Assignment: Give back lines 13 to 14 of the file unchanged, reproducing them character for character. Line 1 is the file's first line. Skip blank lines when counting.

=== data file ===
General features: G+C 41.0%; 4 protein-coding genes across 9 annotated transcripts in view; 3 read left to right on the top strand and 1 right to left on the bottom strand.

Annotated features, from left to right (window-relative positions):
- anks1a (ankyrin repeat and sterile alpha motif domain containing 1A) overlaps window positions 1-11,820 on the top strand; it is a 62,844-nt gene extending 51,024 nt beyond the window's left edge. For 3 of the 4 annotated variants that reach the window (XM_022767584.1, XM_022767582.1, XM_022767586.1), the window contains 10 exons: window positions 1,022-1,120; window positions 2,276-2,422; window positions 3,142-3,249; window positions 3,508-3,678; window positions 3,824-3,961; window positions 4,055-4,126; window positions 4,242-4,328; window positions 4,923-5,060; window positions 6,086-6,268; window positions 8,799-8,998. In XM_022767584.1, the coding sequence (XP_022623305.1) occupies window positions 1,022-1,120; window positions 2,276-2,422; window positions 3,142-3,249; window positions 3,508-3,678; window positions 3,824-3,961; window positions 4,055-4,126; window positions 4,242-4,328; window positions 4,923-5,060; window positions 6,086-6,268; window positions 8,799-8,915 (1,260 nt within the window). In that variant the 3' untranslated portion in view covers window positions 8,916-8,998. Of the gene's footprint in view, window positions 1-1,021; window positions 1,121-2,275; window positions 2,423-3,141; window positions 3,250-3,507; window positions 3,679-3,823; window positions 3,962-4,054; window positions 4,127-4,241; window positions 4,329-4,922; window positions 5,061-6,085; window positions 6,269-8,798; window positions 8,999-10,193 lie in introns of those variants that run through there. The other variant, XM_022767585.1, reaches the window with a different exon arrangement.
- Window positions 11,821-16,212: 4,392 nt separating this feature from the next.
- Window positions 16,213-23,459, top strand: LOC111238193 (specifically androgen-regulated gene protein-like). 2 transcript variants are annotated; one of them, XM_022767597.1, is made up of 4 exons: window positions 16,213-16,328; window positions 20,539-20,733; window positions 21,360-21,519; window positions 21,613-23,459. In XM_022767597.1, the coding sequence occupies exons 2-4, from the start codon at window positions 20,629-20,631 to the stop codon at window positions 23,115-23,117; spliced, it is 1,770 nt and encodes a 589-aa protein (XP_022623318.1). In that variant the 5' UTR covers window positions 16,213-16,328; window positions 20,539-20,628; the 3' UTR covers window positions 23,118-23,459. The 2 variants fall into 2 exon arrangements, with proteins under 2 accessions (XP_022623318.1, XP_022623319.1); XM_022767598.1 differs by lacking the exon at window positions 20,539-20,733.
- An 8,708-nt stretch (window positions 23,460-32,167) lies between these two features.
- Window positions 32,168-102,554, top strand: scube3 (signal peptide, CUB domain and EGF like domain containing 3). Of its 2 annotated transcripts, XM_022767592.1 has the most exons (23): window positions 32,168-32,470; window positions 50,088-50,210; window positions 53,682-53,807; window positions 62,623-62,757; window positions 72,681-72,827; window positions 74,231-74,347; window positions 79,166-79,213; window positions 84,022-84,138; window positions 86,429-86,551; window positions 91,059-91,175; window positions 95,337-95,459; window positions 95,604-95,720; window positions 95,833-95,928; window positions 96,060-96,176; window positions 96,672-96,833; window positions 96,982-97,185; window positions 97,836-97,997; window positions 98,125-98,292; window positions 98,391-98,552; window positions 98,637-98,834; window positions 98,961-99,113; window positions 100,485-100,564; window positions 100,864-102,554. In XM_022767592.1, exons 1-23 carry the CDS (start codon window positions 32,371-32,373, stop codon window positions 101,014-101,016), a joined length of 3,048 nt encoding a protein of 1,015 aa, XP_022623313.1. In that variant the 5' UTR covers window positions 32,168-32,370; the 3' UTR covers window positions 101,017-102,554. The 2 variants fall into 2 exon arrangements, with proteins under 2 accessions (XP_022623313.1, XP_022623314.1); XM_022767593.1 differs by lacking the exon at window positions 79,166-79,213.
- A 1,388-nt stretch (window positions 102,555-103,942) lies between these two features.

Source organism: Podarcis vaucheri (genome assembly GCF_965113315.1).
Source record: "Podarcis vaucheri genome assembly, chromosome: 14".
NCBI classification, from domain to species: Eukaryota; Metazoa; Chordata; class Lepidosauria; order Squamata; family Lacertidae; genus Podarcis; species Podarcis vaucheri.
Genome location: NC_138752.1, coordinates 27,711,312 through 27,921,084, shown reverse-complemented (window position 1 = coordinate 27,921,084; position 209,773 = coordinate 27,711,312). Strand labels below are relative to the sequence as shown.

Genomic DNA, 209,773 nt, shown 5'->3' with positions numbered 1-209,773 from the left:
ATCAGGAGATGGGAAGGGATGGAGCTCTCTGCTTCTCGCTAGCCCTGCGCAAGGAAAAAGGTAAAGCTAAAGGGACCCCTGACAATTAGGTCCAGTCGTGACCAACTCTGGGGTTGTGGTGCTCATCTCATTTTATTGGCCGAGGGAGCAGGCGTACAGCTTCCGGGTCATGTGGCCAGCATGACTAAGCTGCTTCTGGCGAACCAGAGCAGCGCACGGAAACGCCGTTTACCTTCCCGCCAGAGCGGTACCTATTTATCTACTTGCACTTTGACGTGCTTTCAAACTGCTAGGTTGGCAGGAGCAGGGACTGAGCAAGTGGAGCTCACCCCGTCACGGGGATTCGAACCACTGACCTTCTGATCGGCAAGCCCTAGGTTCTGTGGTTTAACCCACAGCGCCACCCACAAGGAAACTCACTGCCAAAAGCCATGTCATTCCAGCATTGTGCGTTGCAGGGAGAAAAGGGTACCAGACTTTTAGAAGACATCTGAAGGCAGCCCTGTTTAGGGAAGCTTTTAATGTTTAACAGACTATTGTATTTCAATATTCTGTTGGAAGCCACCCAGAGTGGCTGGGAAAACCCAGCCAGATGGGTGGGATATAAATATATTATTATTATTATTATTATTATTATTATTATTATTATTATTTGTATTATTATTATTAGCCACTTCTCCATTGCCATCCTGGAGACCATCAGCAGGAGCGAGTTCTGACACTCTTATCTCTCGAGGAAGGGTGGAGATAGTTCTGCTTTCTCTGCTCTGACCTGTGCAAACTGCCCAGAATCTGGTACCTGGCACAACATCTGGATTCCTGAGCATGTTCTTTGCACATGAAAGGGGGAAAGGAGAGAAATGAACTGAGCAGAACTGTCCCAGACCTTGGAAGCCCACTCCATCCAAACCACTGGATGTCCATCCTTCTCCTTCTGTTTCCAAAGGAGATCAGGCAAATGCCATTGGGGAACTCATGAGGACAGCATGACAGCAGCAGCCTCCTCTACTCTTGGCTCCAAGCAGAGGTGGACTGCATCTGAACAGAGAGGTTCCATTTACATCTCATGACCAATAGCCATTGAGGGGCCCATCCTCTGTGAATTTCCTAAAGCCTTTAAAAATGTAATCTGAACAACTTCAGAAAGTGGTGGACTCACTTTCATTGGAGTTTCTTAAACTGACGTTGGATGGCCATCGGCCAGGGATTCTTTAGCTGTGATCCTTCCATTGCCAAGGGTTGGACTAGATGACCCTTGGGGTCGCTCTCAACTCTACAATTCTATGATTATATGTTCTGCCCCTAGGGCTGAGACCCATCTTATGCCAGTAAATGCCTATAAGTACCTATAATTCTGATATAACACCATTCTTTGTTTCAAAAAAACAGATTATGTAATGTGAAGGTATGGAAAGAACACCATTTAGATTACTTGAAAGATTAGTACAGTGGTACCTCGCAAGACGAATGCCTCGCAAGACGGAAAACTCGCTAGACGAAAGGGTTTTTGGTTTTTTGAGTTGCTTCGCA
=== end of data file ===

Genomic DNA, 209,773 nt, shown 5'->3' with positions numbered 1-209,773 from the left:
ATCAGGAGATGGGAAGGGATGGAGCTCTCTGCTTCTCGCTAGCCCTGCGCAAGGAAAAAGGTAAAGCTAAAGGGACCCCTGACAATTAGGTCCAGTCGTGACCAACTCTGGGGTTGTGGTGCTCATCTCATTTTATTGGCCGAGGGAGCAGGCGTACAGCTTCCGGGTCATGTGGCCAGCATGACTAAGCTGCTTCTGGCGAACCAGAGCAGCGCACGGAAACGCCGTTTACCTTCCCGCCAGAGCGGTACCTATTTATCTACTTGCACTTTGACGTGCTTTCAAACTGCTAGGTTGGCAGGAGCAGGGACTGAGCAAGTGGAGCTCACCCCGTCACGGGGATTCGAACCACTGACCTTCTGATCGGCAAGCCCTAGGTTCTGTGGTTTAACCCACAGCGCCACCCACAAGGAAACTCACTGCCAAAAGCCATGTCATTCCAGCATTGTGCGTTGCAGGGAGAAAAGGGTACCAGACTTTTAGAAGACATCTGAAGGCAGCCCTGTTTAGGGAAGCTTTTAATGTTTAACAGACTATTGTATTTCAATATTCTGTTGGAAGCCACCCAGAGTGGCTGGGAAAACCCAGCCAGATGGGTGGGATATAAATATATTATTATTATTATTATTATTATTATTATTATTATTATTATTTGTATTATTATTATTAGCCACTTCTCCATTGCCATCCTGGAGACCATCAGCAGGAGCGAGTTCTGACACTCTTATCTCTCGAGGAAGGGTGGAGATAGTTCTGCTTTCTCTGCTCTGACCTGTGCAAACTGCCCAGAATCTGGTACCTGGCACAACATCTGGATTCCTGAGCATGTTCTTTGCACATGAAAGGGGGAAAGGAGAGAAATGAACTGAGCAGAACTGTCCCAGACCTTGGAAGCCCACTCCATCCAAACCACTGGATGTCCATCCTTCTCCTTCTGTTTCCAAAGGAGATCAGGCAAATGCCATTGGGGAACTCATGAGGACAGCATGACAGCAGCAGCCTCCTCTACTCTTGGCTCCAAGCAGAGGTGGACTGCATCTGAACAGAGAGGTTCCATTTACATCTCATGACCAATAGCCATTGAGGGGCCCATCCTCTGTGAATTTCCTAAAGCCTTTAAAAATGTAATCTGAACAACTTCAGAAAGTGGTGGACTCACTTTCATTGGAGTTTCTTAAACTGACGTTGGATGGCCATCGGCCAGGGATTCTTTAGCTGTGATCCTTCCATTGCCAAGGGTTGGACTAGATGACCCTTGGGGTCGCTCTCAACTCTACAATTCTATGATTATATGTTCTGCCCCTAGGGCTGAGACCCATCTTATGCCAGTAAATGCCTATAAGTACCTATAATTCTGATATAACACCATTCTTTGTTTCAAAAAAACAGATTATGTAATGTGAAGGTATGGAAAGAACACCATTTAGATTACTTGAAAGATTAGTACAGTGGTACCTCGCAAGACGAATGCCTCGCAAGACGGAAAACTCGCTAGACGAAAGGGTTTTTGGTTTTTTGAGTTGCTTCGCA